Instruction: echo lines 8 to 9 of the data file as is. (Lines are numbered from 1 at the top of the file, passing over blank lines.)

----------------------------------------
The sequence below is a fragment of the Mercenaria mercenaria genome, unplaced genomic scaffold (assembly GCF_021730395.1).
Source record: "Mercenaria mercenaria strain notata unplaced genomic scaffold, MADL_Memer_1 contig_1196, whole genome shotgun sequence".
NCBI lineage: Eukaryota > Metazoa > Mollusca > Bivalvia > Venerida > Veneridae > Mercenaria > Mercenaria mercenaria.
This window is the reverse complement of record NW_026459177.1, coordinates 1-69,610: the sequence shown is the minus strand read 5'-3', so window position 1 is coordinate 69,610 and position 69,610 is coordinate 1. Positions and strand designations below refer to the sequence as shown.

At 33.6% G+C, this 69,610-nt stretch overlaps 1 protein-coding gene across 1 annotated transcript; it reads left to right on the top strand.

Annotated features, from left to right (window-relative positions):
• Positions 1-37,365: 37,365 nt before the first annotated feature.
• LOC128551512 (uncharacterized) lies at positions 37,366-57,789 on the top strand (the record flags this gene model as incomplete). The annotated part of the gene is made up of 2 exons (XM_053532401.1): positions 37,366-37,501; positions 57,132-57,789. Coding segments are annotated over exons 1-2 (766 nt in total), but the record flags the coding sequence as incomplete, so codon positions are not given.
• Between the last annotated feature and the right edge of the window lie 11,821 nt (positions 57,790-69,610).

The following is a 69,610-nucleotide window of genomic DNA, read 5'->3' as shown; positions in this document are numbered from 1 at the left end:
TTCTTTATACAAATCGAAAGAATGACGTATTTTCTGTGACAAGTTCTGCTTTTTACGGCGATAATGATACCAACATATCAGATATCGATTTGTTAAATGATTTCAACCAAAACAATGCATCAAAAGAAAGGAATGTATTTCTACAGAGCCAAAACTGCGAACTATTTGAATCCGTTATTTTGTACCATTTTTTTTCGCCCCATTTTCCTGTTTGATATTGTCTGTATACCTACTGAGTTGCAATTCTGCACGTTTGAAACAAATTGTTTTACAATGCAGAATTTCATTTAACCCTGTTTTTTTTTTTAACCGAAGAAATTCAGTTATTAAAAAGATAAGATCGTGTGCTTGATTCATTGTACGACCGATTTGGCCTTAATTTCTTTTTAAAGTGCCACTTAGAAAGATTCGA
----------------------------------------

• LOC128551512 (uncharacterized) lies at positions 37,366-57,789 on the top strand (the record flags this gene model as incomplete). The annotated part of the gene is made up of 2 exons (XM_053532401.1): positions 37,366-37,501; positions 57,132-57,789. Coding segments are annotated over exons 1-2 (766 nt in total), but the record flags the coding sequence as incomplete, so codon positions are not given.
• Between the last annotated feature and the right edge of the window lie 11,821 nt (positions 57,790-69,610).